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September 10, 2009
And in this corner...By Greyhawk
It is a tale of two wishes: the wishes of a humble family in a time of grief, and the wishes of a powerful news giant in a time of crisis. The global news organization, the Associated Press (AP), was put in the position of making a choice between those wishes twice within the past week. In one case, it chose to honor the wish, in the other, it did not.
Elsewhere, Tom Ricks asks: "...a question for the Times and other media outlets: It is fair to ask people not to report the kidnapping of reporters when the kidnapping of other defenseless people, like NGO workers, is routinely reported? "
While he doesn't address the photo issue in that post, Ricks had previously weighed in on the issue (What the hell was the AP thinking?). He had also commented on Bill Roggio's post regarding the Stephen Farrell kidnapping: "I wish you would take it down." (In both cases, Mr Ricks had more to say than what I'm quoting.)
Andrew Exum, on Bill Roggio: "I happen to agree with Tom Ricks and others that the AP's decision to display that that picture was reprehensible. How that then justifies some kind of tit-for-tat retribution, though, is beyond me. The other two objections are something else. Personally, I still consider the blogger's decision to leave his post up on his website to have been at best foolish and at worst morally irresponsible."
Ex cites NY Times' Times executive editor Bill Keller's explanation for not reporting: "the kidnapping had been kept quiet by The Times and most other news media organizations out of concern for the men's safety."
According to Ex, he received an email reply from Roggio to his request to take down his post.
If those are Bill's reasons for choosing to keep his post up, he does not state so in his post-rescue report:
Over at Editor and Publisher, Greg Mitchell on their lack of reporting on the Farrel kidnap: "The Times did not formally ask E&P to not report," he explains. However, "E&P's Joe Strupp contacted Times executive editor Bill Keller, and as before, Keller confirmed the kidnapping, asked for restraint, and explained that the paper was in the midst of trying to deal with the situation." The nature of a formal request is left to the reader's imagination.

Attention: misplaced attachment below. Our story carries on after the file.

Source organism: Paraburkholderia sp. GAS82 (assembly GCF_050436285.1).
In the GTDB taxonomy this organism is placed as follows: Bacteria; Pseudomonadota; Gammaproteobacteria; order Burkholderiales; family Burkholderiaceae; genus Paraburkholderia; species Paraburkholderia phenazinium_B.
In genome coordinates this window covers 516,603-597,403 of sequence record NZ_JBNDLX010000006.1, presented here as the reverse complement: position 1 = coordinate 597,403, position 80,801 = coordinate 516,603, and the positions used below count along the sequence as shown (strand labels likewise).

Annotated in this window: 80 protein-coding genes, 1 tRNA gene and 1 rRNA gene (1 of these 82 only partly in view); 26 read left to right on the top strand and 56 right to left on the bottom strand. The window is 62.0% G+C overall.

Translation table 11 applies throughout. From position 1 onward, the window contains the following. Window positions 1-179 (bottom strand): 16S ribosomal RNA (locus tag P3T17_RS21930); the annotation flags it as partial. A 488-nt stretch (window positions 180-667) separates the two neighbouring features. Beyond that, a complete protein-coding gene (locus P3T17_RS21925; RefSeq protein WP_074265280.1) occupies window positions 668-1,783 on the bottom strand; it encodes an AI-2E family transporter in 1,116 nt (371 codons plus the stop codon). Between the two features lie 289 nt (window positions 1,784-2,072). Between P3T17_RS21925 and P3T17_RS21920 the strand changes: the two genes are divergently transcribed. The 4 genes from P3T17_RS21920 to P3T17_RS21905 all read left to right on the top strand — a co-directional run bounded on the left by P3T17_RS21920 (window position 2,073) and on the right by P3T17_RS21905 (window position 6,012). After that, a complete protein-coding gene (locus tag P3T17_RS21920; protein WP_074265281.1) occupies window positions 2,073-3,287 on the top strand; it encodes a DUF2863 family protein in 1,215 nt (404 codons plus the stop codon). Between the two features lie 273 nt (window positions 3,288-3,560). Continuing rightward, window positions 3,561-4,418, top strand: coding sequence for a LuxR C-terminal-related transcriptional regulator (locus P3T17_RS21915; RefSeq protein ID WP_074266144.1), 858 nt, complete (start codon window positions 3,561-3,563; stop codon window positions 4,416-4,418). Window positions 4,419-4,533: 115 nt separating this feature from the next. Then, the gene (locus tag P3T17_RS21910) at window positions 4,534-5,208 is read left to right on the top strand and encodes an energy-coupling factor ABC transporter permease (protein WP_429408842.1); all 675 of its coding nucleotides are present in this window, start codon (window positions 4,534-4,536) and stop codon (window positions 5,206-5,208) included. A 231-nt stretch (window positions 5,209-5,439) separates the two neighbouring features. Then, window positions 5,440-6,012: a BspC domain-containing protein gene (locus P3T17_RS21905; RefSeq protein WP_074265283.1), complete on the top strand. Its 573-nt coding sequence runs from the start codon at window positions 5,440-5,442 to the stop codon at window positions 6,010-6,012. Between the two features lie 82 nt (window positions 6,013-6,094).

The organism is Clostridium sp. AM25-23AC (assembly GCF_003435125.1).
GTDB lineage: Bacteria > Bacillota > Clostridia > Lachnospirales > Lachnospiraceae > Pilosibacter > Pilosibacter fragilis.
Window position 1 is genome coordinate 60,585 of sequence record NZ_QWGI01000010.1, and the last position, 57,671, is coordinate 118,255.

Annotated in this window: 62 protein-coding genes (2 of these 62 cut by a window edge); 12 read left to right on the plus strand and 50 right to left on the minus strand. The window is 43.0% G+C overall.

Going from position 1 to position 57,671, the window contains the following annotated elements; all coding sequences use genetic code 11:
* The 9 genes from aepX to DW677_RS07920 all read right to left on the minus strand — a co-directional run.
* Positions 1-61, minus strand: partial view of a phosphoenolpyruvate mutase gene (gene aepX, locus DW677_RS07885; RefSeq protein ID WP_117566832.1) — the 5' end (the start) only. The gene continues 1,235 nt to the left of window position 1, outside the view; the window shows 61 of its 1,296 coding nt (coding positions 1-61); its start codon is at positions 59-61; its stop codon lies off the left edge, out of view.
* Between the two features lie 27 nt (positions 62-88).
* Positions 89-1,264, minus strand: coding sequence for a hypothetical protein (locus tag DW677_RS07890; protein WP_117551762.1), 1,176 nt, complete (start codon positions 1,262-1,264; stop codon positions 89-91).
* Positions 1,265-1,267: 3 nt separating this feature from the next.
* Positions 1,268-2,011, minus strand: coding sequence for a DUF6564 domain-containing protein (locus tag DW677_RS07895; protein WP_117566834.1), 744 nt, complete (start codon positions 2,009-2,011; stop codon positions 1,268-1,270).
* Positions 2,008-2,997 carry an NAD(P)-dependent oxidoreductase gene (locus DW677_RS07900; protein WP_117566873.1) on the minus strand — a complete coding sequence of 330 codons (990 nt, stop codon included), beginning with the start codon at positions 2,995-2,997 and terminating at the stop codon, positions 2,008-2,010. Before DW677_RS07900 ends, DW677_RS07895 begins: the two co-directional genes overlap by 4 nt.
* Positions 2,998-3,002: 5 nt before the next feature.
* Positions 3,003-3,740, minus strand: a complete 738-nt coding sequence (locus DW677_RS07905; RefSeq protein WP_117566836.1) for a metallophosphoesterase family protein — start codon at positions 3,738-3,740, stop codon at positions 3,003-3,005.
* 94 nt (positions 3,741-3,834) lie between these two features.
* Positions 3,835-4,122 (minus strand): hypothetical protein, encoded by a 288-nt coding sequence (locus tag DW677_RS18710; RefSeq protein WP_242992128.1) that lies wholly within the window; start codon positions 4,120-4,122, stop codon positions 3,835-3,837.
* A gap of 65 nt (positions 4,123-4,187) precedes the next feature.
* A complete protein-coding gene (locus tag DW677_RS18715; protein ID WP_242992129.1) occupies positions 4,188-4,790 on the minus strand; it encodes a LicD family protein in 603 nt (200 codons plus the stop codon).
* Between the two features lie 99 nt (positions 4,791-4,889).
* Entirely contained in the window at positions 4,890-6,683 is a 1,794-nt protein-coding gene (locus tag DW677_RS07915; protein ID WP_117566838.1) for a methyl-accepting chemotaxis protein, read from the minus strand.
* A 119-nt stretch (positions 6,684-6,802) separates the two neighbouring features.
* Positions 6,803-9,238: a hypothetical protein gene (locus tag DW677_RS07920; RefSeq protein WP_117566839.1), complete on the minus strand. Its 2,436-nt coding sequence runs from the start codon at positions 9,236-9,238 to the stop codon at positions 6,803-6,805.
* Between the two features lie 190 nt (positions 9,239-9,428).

As are the identities of foreigners and "not prominent blogs":
I saw some indications that Farrell had been snatched in my regular Web searches for media scoops over the weekend. As in the case of Rohde, a handful of not prominent blogs, along with very scattered media abroad (in their original language) reported that something was up, but confirmation was slight, given the silence of the Times and U.S. military.
We can probably identify one of those not prominent blogs (maybe two), and I can add that one language that reports appeared in was English (at least one English translation of a previously published German report was published in a South African online media site prior to Roggio's report) and that the situation was well known in Afghanistan - quotes from the governor and Farrell's Taliban captors appeared in that report. While Mitchell's understanding may indeed have been limited to "something was up", those reports clearly indicated exactly what that something was.
And while he chooses not to contrast this issue with that of the AP photo in that explanation, Mitchell had not only previously published that photo but had chastised those media outlets who hadn't: "Going back to 2002, I have been writing about the shameful reluctance, even refusal, of U.S. media outlets to carry graphic images of the true cost of our wars, to Americans, in Iraq and Afghanistan -- fatally wounded U.S. soldiers and Marines."
And now back to Long War Journal - more specifically, Threat Matrix - the new blog on the site. There we find this post by Bill Ardolino, wherein we find "A partial list of reports by the The New York Times on kidnappings". Eight, in fact, ranging from 2002 to "20 hours ago".
This list could go on, of course. None of Roggio's critics have adequately addressed this question of a double standard, and many simply ignored it as they pressed their case.
For my part (for now), immediately before this discussion began I had said this
I can offer you a well thought out, intellectual argument supporting that statement. It would be full of undeniable supporting facts, numbers, and statistics. I can reference experts throughout history to buttress my points. I can appeal to your better emotions, too. I can describe atrocities - better yet, I can show you pictures and video and save myself the effort. I could crush any argument that anyone would dare to present in a feeble attempt to refute my irrefutable point...
The statement - the irrefutable point I was making (and had used to title that post), was war sucks. I could appeal to your intellect on that with words and to your emotions with pictures.
Later that day the picture story "broke" (in no small part due to the efforts of Mrs G) and I haven't yet gotten back to my planned follow up to that particular post.
Time being what it is.
Posted by Greyhawk / September 10, 2009 9:04 AM | Permalink
November 26, 2010
I think anyone who's ever pondered the "comment" option - once only available on blogs and bulletin boards, now ubiquitous on almost any web site - will appreciate this: